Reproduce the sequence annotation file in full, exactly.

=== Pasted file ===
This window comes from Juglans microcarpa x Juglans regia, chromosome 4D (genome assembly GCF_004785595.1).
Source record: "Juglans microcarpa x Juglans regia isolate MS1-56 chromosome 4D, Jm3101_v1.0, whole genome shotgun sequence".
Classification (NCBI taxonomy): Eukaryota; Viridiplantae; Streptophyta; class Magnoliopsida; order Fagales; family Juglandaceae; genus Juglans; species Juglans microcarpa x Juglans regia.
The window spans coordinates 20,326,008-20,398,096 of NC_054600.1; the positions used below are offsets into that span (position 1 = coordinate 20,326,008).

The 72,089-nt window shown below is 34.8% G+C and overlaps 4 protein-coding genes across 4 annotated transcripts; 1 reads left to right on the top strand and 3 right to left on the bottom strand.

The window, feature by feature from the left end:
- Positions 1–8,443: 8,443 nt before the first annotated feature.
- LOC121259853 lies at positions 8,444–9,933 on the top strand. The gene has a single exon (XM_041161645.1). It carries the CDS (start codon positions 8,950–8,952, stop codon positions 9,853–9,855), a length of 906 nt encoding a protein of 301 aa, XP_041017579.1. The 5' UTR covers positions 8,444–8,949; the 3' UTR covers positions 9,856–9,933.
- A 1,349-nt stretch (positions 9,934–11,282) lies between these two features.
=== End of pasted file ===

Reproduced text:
This window comes from Juglans microcarpa x Juglans regia, chromosome 4D (genome assembly GCF_004785595.1).
Source record: "Juglans microcarpa x Juglans regia isolate MS1-56 chromosome 4D, Jm3101_v1.0, whole genome shotgun sequence".
Classification (NCBI taxonomy): Eukaryota; Viridiplantae; Streptophyta; class Magnoliopsida; order Fagales; family Juglandaceae; genus Juglans; species Juglans microcarpa x Juglans regia.
The window spans coordinates 20,326,008-20,398,096 of NC_054600.1; the positions used below are offsets into that span (position 1 = coordinate 20,326,008).

The 72,089-nt window shown below is 34.8% G+C and overlaps 4 protein-coding genes across 4 annotated transcripts; 1 reads left to right on the top strand and 3 right to left on the bottom strand.

The window, feature by feature from the left end:
- Positions 1–8,443: 8,443 nt before the first annotated feature.
- LOC121259853 lies at positions 8,444–9,933 on the top strand. The gene has a single exon (XM_041161645.1). It carries the CDS (start codon positions 8,950–8,952, stop codon positions 9,853–9,855), a length of 906 nt encoding a protein of 301 aa, XP_041017579.1. The 5' UTR covers positions 8,444–8,949; the 3' UTR covers positions 9,856–9,933.
- A 1,349-nt stretch (positions 9,934–11,282) lies between these two features.